LETTER: Evaluating the BC Liberal government

Past performance of provincial Liberals analyzed by writer

This analysis deals not with the platform but with the more instructive past performance. If I vote Liberal on May 14 it will be for the following reasons.

Major Reasons:

* In 1992, when the NDP was elected, BC’s GDP per capita was 8% above the Canadian average. By 2001, when the NDP was defeated, it was 8% below. Now it’s again above the average. In 2013 Moody’s awarded BC its highest possible rating – Triple A. Moody’s praised “the province’s track record of prudent fiscal planning and of managing fiscal pressures effectively.”

* BC has the lowest income tax rate in Canada for those earning less than $120,000. The small business tax rate is now half what it was under the NDP.

* With the Port Mann Bridge and freeway widening the Liberals remedied this bottleneck.

* The rebuilt BC Place Stadium is spectacular.

* The new Convention Centre is magnificent.

* An example of many major projects is Rio Tinto’s scheduled $3.3 billion upgrade to its Kitimat aluminum smelter creating 2,500 construction and 1,000 long-term jobs.

* In 2002 the Civil Service FTE (full-time equivalent) was 42,029; in 2012 it was 31,574.

 

Secondary Reasons:

* The minimum wage was increased to $10.25.

* The Canadian Federation of Independent Business awarded BC an “A” for leading all provinces in red tape reduction.

* Since June, 2012 welfare recipients can earn up to $200 a month without clawback.

* With Liberal support, “BC is now a world leader in clean tech with over 200 clean tech firms generating an estimated $2.5 billion in revenue in 2011.” Todd Stone

* The Liberals distributed many grants ranging from $172,000 for Abbotsford’s Warm Zone centre to $500 million for St. Paul’s Hospital.

* A 10-point, $2 million anti-bullying strategy was implemented.

* An Independent Investigations Office was established to investigate serious cases involving police officers.

 

If I don’t vote Liberal it will be for the following reasons.

Major Reasons:

* The costly HST fiasco.

* The reprehensible plan to use government resources for partisan gain among ethnics.

*  Breaking an agreement by cancelling the $6 million legal defence loan despite the fact that senior Liberal staffers Dave Basi and Bob Virk were convicted of crimes in the BC Rail case.

* When the Liberals were elected in 2001, BC’s debt, including the guaranteed agencies’ debt, was $33.6 billion. When Christy Clark took over it was $45 billion. Now it is $56 billion.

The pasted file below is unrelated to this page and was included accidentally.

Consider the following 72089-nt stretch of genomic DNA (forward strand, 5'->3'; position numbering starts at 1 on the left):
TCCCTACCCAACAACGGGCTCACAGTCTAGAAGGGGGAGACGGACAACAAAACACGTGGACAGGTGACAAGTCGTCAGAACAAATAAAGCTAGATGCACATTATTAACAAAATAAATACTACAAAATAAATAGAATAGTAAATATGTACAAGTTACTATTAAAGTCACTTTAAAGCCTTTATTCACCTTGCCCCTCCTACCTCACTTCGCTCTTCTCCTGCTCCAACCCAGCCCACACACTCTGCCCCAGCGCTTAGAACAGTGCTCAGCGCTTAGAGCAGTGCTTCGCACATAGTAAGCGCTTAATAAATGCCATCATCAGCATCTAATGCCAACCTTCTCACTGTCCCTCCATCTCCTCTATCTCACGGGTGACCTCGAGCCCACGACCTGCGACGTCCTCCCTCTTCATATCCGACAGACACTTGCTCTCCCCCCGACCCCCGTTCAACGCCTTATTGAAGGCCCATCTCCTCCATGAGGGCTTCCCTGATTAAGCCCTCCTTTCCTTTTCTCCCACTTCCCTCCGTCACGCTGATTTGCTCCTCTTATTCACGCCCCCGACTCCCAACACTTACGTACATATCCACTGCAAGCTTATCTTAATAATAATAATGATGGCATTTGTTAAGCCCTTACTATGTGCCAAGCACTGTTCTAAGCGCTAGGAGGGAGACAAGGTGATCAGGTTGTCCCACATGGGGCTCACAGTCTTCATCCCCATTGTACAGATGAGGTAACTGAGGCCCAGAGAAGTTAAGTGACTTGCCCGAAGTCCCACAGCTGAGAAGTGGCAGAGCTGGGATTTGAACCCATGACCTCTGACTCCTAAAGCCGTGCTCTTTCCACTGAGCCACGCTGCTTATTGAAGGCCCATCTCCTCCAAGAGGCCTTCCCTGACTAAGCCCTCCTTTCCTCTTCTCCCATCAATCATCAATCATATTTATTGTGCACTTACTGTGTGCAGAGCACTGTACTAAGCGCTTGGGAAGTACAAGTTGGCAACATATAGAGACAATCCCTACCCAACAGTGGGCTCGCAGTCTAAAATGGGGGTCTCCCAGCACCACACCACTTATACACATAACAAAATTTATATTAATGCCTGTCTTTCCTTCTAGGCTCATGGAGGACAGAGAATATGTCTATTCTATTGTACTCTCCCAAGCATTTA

* In 2011 Auditor General John Doyle stated that “For a government that strives for transparency and accountability this is unacceptable.”

* In 2011-12 the government’s Pacific Carbon Trust, which sells carbon credits, collected about 97% of its carbon payments from public institutions. The project  is failing.

* At 6.7 cents per litre this tax penalizes consumers but does not reduce pollution.

* The new convention centre was to cost $495 million; it cost $883 million. Reconstructing BC Place Stadium was to cost $150 million; it cost $458 million.

* One in seven BC children lives in poverty; the second worst provincial reality.

* In 2006 the government rejected the “Missing Women Report”. Many lives might have been saved. It broke its promise not to sell BC Rail. The government’s incredible mishandling of Boss Power’s uranium mine application cost BC taxpayers $30 million. In 2012 the government lost $35 million by rejecting a tentative deal with Telus to rename BC Place Stadium.

 

Secondary Reasons:

* British Columbians pay more than twice what Ontarians do for generic drugs.

* Instead of lowering rates, the Liberals’ 2010 budget transferred $778 million of ICBC surplus funds to general revenue.

* $780,000 was spent on a pro-HST mailer that was never mailed.

* $100,000 was spent improving the Coquihalla Toll Plaza a few months before tolls were abolished and it was removed.

* After its big sale to CN in 2003, BC Rail was left with 40 kilometres of track and 30 employees. CEO Kevin Mahoney reportedly continued to be paid $500,000 a year.

* BC has one healthcare bureaucrat for about 1,400 residents. Germany, which spends less per capita and has virtually no waiting lists, has one for about 15,000.

* Numerous high salaries and severances are unconscionable.  In 2010 almost 99% of BC Hydro’s 6,000 employees received bonuses totalling $42.3 million. Almost 40%, 2,371, earned more than $100,000. Despite the fiscal crisis the salary of David Hahn, BC Ferries CEO, was more than $1 million. When Premier Christy Clark released aide Allan Seckel, his severance was $549,776.

* The first Family Day holiday cost the average small business $1,135. BC’s economy lost at least $200 million.

* With rising prices the Land Transfer Tax is unfair.

* BC’s justice system is in crisis. Because of incredible delays, serious offenders go free.

I have studied the issues and have decided how I will vote. I urge all eligible voters to do likewise.

John H. Redekop Ph.D.

Adjunct Professor, Trinity Western University